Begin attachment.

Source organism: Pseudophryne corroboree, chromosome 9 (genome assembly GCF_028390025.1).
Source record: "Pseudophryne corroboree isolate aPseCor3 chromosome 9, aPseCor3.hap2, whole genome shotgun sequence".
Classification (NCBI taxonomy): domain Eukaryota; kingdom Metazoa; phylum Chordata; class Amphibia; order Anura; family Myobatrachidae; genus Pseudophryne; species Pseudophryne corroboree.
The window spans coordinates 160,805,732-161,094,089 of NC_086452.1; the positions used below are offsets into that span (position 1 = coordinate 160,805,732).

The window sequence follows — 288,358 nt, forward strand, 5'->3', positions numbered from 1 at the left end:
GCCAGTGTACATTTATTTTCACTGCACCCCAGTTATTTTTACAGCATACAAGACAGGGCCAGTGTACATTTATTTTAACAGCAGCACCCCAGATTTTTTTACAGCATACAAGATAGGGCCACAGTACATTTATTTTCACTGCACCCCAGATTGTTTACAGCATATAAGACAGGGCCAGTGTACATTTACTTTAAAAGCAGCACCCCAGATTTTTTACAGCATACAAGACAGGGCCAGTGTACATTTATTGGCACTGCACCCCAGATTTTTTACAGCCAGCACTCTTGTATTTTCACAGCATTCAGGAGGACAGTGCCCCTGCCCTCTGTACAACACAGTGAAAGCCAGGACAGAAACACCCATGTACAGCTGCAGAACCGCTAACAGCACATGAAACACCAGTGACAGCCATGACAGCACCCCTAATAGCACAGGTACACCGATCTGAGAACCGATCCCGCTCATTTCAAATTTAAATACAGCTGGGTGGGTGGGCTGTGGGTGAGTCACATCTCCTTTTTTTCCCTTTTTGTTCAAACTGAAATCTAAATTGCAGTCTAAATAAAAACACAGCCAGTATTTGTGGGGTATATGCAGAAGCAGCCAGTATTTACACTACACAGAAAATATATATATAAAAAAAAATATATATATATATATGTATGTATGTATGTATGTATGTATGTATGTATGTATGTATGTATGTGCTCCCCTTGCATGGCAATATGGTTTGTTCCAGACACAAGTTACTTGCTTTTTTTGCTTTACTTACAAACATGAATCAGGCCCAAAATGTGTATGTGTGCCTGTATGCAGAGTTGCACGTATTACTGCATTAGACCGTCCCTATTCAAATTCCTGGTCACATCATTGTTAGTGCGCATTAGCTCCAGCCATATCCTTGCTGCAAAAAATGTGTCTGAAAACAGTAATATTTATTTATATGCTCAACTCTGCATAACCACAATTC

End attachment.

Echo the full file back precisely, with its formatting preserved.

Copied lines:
Source organism: Pseudophryne corroboree, chromosome 9 (genome assembly GCF_028390025.1).
Source record: "Pseudophryne corroboree isolate aPseCor3 chromosome 9, aPseCor3.hap2, whole genome shotgun sequence".
Classification (NCBI taxonomy): domain Eukaryota; kingdom Metazoa; phylum Chordata; class Amphibia; order Anura; family Myobatrachidae; genus Pseudophryne; species Pseudophryne corroboree.
The window spans coordinates 160,805,732-161,094,089 of NC_086452.1; the positions used below are offsets into that span (position 1 = coordinate 160,805,732).

The window sequence follows — 288,358 nt, forward strand, 5'->3', positions numbered from 1 at the left end:
GCCAGTGTACATTTATTTTCACTGCACCCCAGTTATTTTTACAGCATACAAGACAGGGCCAGTGTACATTTATTTTAACAGCAGCACCCCAGATTTTTTTACAGCATACAAGATAGGGCCACAGTACATTTATTTTCACTGCACCCCAGATTGTTTACAGCATATAAGACAGGGCCAGTGTACATTTACTTTAAAAGCAGCACCCCAGATTTTTTACAGCATACAAGACAGGGCCAGTGTACATTTATTGGCACTGCACCCCAGATTTTTTACAGCCAGCACTCTTGTATTTTCACAGCATTCAGGAGGACAGTGCCCCTGCCCTCTGTACAACACAGTGAAAGCCAGGACAGAAACACCCATGTACAGCTGCAGAACCGCTAACAGCACATGAAACACCAGTGACAGCCATGACAGCACCCCTAATAGCACAGGTACACCGATCTGAGAACCGATCCCGCTCATTTCAAATTTAAATACAGCTGGGTGGGTGGGCTGTGGGTGAGTCACATCTCCTTTTTTTCCCTTTTTGTTCAAACTGAAATCTAAATTGCAGTCTAAATAAAAACACAGCCAGTATTTGTGGGGTATATGCAGAAGCAGCCAGTATTTACACTACACAGAAAATATATATATAAAAAAAAATATATATATATATATGTATGTATGTATGTATGTATGTATGTATGTATGTATGTATGTATGTGCTCCCCTTGCATGGCAATATGGTTTGTTCCAGACACAAGTTACTTGCTTTTTTTGCTTTACTTACAAACATGAATCAGGCCCAAAATGTGTATGTGTGCCTGTATGCAGAGTTGCACGTATTACTGCATTAGACCGTCCCTATTCAAATTCCTGGTCACATCATTGTTAGTGCGCATTAGCTCCAGCCATATCCTTGCTGCAAAAAATGTGTCTGAAAACAGTAATATTTATTTATATGCTCAACTCTGCATAACCACAATTC